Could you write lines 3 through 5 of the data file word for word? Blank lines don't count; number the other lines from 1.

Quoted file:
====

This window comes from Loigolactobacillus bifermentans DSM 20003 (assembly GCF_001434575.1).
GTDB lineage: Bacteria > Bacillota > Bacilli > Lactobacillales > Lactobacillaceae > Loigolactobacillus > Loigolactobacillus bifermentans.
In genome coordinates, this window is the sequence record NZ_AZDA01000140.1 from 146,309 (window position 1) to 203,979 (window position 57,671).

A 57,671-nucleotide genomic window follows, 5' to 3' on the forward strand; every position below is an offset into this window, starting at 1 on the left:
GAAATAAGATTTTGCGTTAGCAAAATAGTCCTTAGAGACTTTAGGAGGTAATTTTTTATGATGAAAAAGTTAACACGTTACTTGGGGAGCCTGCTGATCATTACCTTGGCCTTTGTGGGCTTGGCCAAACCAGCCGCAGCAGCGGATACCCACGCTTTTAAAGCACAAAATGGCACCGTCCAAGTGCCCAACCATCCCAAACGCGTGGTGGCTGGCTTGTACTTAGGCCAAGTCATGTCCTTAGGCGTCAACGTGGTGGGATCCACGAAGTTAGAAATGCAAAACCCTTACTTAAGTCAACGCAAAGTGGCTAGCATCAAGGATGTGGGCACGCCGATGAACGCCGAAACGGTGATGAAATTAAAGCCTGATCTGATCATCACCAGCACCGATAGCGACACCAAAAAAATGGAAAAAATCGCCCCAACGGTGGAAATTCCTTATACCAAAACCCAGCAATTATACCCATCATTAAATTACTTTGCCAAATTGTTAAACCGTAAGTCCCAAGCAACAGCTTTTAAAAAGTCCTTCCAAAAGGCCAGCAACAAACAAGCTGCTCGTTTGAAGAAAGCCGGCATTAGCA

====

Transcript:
In genome coordinates, this window is the sequence record NZ_AZDA01000140.1 from 146,309 (window position 1) to 203,979 (window position 57,671).

A 57,671-nucleotide genomic window follows, 5' to 3' on the forward strand; every position below is an offset into this window, starting at 1 on the left:
GAAATAAGATTTTGCGTTAGCAAAATAGTCCTTAGAGACTTTAGGAGGTAATTTTTTATGATGAAAAAGTTAACACGTTACTTGGGGAGCCTGCTGATCATTACCTTGGCCTTTGTGGGCTTGGCCAAACCAGCCGCAGCAGCGGATACCCACGCTTTTAAAGCACAAAATGGCACCGTCCAAGTGCCCAACCATCCCAAACGCGTGGTGGCTGGCTTGTACTTAGGCCAAGTCATGTCCTTAGGCGTCAACGTGGTGGGATCCACGAAGTTAGAAATGCAAAACCCTTACTTAAGTCAACGCAAAGTGGCTAGCATCAAGGATGTGGGCACGCCGATGAACGCCGAAACGGTGATGAAATTAAAGCCTGATCTGATCATCACCAGCACCGATAGCGACACCAAAAAAATGGAAAAAATCGCCCCAACGGTGGAAATTCCTTATACCAAAACCCAGCAATTATACCCATCATTAAATTACTTTGCCAAATTGTTAAACCGTAAGTCCCAAGCAACAGCTTTTAAAAAGTCCTTCCAAAAGGCCAGCAACAAACAAGCTGCTCGTTTGAAGAAAGCCGGCATTAGCA